The series of articles regarding Fearless Forecast about the Commission on Election’s (Comelec) non-compliance with AES Law (Episode I) and e-Commerce Law (Episode II) in 2016 elections started to be published here in The Manila Times on December 30, 2015. Those forecasts undeniably happened!
The accuracy of the forecasts was based on the Comelec’s defiance of the principles of management that have long been categorized into four major functions of planning, leading, organizing, and controlling (Mintzberg, 1973; Dimovski &Penger, 2002). And applying those four functions to comply with the Automated Election System (AES) Law or Republic Act (RA) 9369 and e-Commerce Law or RA 8792, would need firm decisions based on the Comelec’s mission, vision and its laid strategic plan.
Let’s review some of the observations of AES Watch on how Comelec defied the management principles.
Planning 1. Out of the three (3) strategic plans crafted by Comelec in the past 24 years, the Comelec Strategy for 2011 to 2016 (COMSTRAT 1116) was a total failure under the leadership of former Chairman Brillantes. COMSTRAT 1116 could have been the best if implemented as it boasted of the following ten (10) pillars:
1. Election Administration – To improve the institutional and organizational capacity and accountability of the Comelec for managing and implementing modernized and credible electoral processes.
2. Electoral Dispute Adjudication – To resolve election cases in an efficient, transparent and credible manner.
3. Voter Education – To make voter education more effective and far-reaching by decentralizing the conduct thereof and improving the quality of education materials.
4. Legal Policy and Framework – To harmonize all election laws, rules and regulations through the passage of a new Omnibus Election Code that is complete, updated, clear and responsive to the requirements of an election system.
5. Field Office Empowerment – To make the field offices more autonomous on procurement and personnel matters to promote efficiency and effectiveness in responding to the needs of the employees and stakeholders.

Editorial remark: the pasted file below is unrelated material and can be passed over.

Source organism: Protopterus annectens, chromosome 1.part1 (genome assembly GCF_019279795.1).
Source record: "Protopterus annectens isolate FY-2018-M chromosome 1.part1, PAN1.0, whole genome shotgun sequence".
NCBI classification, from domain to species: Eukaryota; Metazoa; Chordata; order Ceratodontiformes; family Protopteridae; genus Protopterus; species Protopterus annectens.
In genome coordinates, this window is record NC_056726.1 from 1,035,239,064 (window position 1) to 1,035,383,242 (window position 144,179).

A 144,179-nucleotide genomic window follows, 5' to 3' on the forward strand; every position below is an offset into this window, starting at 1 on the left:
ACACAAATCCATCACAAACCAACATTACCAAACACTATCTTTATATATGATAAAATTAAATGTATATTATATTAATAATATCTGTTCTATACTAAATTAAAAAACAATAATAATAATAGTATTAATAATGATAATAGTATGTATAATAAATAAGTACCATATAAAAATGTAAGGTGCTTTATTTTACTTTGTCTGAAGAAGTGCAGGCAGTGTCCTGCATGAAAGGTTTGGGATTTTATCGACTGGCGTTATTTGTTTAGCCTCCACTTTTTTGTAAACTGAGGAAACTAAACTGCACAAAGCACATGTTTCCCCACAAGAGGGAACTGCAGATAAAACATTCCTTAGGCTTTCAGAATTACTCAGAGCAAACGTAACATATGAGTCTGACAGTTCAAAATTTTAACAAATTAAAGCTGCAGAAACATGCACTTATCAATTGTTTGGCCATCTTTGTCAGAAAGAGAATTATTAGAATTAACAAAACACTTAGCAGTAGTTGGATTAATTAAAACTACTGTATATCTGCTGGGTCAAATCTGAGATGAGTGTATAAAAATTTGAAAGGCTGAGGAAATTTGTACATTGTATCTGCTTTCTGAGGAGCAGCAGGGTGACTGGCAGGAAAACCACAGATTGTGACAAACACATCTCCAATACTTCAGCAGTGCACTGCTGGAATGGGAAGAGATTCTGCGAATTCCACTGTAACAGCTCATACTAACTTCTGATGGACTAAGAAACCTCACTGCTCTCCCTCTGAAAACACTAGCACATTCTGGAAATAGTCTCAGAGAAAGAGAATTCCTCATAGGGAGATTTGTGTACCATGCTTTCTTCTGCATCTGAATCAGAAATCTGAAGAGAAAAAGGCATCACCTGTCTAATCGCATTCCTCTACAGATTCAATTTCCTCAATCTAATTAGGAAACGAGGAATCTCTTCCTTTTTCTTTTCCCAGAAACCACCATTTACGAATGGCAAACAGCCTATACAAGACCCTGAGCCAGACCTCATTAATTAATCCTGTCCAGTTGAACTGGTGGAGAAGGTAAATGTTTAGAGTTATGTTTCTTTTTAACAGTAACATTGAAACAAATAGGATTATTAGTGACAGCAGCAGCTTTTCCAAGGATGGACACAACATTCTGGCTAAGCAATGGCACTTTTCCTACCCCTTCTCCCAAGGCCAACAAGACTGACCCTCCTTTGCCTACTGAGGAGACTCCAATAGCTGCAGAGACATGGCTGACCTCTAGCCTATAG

6. Professional Competency – To establish a modern competency-based Human Resource Management System.
7. Technological Capability – To enhance the IT capability of Comelec to support the conduct of modernized, efficient, transparent and credible elections and election adjudication and to strengthen IT–capable personnel in their pursuit of supporting modernized elections.
8. Integrity and Accountability – To enhance the accountability and transparency of Comelec management and operations.
9. Linkages with External Stakeholders – To enhance a strong and continuing partnership with external stakeholders domestic and international.
10. Comelec Main Office Building and Field Offices – To construct Comelec’s own main office building and field offices for improved morale, efficiency and independence.
Planning 2. Comelec failed to plan early for the AES implementation in 2010, 2013 and 2016 elections. What is noticeable is a pattern that AES Watch observed regarding Comelec always projecting a ‘No more time’ scenario; an emergency case that pushes the stakeholders in a disadvantageous situation. Such should be controllable if at least Comelec would start the AES implementation project at least 18 months before the elections, excluding the bidding exercise. Within such period, the stakeholders and the Technical Evaluation Committee (TEC) would have ample time to comply with RA 9369. Hence, proper planning would give chance for appropriate conduct of source code review, rigid testing and certifications, extensive training and certification of BEIs and BOCs, voter education, mock elections, field testing, and other technical preparations. That means for the 2019 elections, the start of 2019 AES project implementation should be in January 2018.